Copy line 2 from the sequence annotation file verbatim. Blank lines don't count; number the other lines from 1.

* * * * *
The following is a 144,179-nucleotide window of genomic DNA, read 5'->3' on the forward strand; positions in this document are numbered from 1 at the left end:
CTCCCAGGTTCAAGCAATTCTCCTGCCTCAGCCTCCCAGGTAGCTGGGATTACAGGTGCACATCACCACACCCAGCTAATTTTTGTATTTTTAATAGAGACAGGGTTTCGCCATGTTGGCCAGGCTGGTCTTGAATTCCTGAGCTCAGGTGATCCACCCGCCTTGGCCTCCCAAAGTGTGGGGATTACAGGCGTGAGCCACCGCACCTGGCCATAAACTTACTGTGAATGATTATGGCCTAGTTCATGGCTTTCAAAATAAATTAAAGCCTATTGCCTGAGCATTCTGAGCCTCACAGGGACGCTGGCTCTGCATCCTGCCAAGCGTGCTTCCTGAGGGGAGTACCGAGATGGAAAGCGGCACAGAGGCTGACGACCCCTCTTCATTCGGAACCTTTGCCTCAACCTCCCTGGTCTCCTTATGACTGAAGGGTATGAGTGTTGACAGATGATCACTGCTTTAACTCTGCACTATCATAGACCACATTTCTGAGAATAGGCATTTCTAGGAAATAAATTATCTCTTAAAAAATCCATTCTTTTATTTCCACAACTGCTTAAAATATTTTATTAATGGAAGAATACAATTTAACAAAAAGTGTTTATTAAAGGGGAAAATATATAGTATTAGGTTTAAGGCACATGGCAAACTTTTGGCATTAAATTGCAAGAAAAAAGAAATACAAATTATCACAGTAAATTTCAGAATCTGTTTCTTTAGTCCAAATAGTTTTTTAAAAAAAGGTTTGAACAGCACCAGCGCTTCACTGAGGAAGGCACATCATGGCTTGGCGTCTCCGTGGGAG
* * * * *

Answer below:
CTCCCAGGTTCAAGCAATTCTCCTGCCTCAGCCTCCCAGGTAGCTGGGATTACAGGTGCACATCACCACACCCAGCTAATTTTTGTATTTTTAATAGAGACAGGGTTTCGCCATGTTGGCCAGGCTGGTCTTGAATTCCTGAGCTCAGGTGATCCACCCGCCTTGGCCTCCCAAAGTGTGGGGATTACAGGCGTGAGCCACCGCACCTGGCCATAAACTTACTGTGAATGATTATGGCCTAGTTCATGGCTTTCAAAATAAATTAAAGCCTATTGCCTGAGCATTCTGAGCCTCACAGGGACGCTGGCTCTGCATCCTGCCAAGCGTGCTTCCTGAGGGGAGTACCGAGATGGAAAGCGGCACAGAGGCTGACGACCCCTCTTCATTCGGAACCTTTGCCTCAACCTCCCTGGTCTCCTTATGACTGAAGGGTATGAGTGTTGACAGATGATCACTGCTTTAACTCTGCACTATCATAGACCACATTTCTGAGAATAGGCATTTCTAGGAAATAAATTATCTCTTAAAAAATCCATTCTTTTATTTCCACAACTGCTTAAAATATTTTATTAATGGAAGAATACAATTTAACAAAAAGTGTTTATTAAAGGGGAAAATATATAGTATTAGGTTTAAGGCACATGGCAAACTTTTGGCATTAAATTGCAAGAAAAAAGAAATACAAATTATCACAGTAAATTTCAGAATCTGTTTCTTTAGTCCAAATAGTTTTTTAAAAAAAGGTTTGAACAGCACCAGCGCTTCACTGAGGAAGGCACATCATGGCTTGGCGTCTCCGTGGGAG